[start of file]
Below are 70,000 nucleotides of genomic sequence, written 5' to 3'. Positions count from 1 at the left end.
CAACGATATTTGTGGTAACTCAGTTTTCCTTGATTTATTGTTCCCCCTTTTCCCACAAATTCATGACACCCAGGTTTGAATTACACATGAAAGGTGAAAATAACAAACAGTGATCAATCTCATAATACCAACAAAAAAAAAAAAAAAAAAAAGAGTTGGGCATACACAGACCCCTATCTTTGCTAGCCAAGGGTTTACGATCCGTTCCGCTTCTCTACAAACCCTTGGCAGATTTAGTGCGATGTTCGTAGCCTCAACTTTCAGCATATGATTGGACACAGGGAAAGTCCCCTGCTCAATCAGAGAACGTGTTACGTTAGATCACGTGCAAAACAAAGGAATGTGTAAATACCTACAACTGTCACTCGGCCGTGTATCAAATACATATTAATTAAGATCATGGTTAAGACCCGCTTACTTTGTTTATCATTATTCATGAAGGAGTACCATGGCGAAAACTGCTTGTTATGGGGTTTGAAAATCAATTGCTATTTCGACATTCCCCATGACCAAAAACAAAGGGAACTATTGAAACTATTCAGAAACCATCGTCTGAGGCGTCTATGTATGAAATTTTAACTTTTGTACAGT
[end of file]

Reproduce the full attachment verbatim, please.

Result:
Below are 70,000 nucleotides of genomic sequence, written 5' to 3'. Positions count from 1 at the left end.
CAACGATATTTGTGGTAACTCAGTTTTCCTTGATTTATTGTTCCCCCTTTTCCCACAAATTCATGACACCCAGGTTTGAATTACACATGAAAGGTGAAAATAACAAACAGTGATCAATCTCATAATACCAACAAAAAAAAAAAAAAAAAAAAGAGTTGGGCATACACAGACCCCTATCTTTGCTAGCCAAGGGTTTACGATCCGTTCCGCTTCTCTACAAACCCTTGGCAGATTTAGTGCGATGTTCGTAGCCTCAACTTTCAGCATATGATTGGACACAGGGAAAGTCCCCTGCTCAATCAGAGAACGTGTTACGTTAGATCACGTGCAAAACAAAGGAATGTGTAAATACCTACAACTGTCACTCGGCCGTGTATCAAATACATATTAATTAAGATCATGGTTAAGACCCGCTTACTTTGTTTATCATTATTCATGAAGGAGTACCATGGCGAAAACTGCTTGTTATGGGGTTTGAAAATCAATTGCTATTTCGACATTCCCCATGACCAAAAACAAAGGGAACTATTGAAACTATTCAGAAACCATCGTCTGAGGCGTCTATGTATGAAATTTTAACTTTTGTACAGT